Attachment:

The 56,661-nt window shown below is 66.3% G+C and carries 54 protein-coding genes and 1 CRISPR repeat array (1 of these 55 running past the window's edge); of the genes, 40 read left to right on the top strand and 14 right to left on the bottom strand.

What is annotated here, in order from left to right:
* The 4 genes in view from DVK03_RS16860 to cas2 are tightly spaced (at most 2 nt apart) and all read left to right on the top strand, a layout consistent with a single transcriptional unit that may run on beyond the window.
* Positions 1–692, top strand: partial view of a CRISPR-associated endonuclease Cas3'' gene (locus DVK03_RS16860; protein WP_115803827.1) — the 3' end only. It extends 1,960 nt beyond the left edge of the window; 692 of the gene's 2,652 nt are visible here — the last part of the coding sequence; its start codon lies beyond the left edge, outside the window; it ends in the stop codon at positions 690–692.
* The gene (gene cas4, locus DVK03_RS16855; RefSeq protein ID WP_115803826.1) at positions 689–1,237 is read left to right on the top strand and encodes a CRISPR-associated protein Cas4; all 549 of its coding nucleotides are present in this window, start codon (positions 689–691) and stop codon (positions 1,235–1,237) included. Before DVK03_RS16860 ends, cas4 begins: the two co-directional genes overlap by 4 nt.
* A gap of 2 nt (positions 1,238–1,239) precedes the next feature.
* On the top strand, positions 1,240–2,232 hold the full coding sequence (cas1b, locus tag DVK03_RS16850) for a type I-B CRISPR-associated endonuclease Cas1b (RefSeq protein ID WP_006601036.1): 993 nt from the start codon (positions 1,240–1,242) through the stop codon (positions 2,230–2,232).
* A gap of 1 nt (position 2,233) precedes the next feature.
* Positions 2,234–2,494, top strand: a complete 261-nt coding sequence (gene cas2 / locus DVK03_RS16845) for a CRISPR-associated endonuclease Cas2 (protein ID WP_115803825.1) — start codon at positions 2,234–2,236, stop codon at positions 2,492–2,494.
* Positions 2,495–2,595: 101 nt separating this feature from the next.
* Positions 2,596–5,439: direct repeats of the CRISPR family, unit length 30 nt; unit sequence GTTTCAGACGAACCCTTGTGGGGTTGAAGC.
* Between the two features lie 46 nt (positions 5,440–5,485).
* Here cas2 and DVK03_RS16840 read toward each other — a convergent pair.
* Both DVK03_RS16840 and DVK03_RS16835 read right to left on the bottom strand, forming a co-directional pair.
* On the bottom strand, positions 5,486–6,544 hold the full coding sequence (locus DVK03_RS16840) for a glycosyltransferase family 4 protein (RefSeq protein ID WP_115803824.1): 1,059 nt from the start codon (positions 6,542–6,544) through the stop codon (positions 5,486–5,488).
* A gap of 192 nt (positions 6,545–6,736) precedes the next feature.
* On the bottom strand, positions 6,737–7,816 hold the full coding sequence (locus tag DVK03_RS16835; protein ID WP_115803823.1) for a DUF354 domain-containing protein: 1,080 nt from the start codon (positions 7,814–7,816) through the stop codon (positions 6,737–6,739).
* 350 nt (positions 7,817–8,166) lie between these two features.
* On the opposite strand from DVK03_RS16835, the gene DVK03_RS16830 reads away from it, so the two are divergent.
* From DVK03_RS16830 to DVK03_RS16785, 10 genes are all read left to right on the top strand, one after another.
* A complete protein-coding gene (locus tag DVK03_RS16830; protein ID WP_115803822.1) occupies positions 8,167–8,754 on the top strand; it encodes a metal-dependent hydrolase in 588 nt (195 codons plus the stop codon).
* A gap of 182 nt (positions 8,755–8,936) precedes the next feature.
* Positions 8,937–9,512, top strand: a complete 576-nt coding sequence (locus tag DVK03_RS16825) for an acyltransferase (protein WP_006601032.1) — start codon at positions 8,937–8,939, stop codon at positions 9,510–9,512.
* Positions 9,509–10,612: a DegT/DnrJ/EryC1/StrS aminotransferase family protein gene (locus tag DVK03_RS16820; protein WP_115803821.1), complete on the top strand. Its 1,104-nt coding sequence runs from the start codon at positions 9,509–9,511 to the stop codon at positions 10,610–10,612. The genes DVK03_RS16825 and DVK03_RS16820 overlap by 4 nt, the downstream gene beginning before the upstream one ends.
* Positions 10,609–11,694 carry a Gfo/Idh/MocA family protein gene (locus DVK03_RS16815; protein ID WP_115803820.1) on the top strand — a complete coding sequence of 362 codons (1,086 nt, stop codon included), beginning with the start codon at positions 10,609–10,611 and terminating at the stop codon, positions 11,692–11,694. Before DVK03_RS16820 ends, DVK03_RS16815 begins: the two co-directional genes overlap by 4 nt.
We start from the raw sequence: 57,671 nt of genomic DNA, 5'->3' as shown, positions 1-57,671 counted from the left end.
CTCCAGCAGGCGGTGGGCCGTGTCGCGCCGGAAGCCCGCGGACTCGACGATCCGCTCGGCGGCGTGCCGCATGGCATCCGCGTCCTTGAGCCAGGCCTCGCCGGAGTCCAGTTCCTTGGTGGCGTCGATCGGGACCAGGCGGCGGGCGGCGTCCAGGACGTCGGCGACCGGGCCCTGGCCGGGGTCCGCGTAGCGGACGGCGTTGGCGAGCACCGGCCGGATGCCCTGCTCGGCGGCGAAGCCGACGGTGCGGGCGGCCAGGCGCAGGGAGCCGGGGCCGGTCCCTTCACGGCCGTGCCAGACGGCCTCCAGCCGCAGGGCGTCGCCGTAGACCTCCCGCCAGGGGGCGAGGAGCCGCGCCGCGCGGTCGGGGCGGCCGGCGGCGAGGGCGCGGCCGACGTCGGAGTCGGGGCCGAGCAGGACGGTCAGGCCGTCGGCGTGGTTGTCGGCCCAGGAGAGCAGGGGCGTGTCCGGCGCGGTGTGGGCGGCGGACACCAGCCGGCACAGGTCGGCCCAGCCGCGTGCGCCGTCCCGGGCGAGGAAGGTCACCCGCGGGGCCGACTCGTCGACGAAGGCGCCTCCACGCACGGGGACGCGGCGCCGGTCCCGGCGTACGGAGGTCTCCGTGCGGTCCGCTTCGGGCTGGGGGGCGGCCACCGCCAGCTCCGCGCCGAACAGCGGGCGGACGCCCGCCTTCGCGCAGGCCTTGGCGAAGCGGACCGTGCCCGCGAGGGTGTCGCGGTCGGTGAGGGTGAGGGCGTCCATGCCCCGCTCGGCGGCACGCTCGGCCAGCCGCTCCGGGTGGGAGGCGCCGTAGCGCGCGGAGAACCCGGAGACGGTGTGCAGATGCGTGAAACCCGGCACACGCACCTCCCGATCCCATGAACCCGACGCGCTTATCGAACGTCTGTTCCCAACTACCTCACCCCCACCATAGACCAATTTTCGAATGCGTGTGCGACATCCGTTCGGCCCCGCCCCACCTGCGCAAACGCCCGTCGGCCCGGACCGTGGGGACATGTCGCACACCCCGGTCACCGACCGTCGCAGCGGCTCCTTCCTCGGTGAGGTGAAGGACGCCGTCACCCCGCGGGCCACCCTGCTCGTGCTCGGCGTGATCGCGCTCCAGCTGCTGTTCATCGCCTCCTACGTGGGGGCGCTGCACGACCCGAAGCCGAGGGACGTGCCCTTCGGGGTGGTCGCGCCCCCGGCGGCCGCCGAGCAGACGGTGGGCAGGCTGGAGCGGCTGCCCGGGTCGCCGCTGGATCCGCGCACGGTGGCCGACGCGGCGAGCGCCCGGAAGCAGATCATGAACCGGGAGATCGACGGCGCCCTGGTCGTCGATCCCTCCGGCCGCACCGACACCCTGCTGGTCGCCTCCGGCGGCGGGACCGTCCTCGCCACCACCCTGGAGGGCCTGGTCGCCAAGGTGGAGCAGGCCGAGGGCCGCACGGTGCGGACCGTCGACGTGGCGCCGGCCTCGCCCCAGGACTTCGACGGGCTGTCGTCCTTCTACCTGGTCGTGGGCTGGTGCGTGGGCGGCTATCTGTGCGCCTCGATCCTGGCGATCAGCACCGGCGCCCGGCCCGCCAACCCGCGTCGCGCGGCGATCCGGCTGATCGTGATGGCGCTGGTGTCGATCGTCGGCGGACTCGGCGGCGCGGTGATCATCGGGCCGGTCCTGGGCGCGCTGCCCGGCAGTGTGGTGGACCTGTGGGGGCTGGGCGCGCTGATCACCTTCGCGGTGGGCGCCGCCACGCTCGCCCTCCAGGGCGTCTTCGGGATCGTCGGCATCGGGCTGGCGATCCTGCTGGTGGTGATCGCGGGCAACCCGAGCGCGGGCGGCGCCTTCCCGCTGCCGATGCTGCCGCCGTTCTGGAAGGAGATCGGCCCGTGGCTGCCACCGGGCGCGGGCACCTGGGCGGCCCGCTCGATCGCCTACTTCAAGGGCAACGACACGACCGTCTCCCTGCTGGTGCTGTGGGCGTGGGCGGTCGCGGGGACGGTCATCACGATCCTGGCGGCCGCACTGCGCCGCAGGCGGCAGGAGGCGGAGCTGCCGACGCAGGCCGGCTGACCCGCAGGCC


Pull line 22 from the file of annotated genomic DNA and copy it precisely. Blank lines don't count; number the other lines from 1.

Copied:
* A gap of 182 nt (positions 8,755–8,936) precedes the next feature.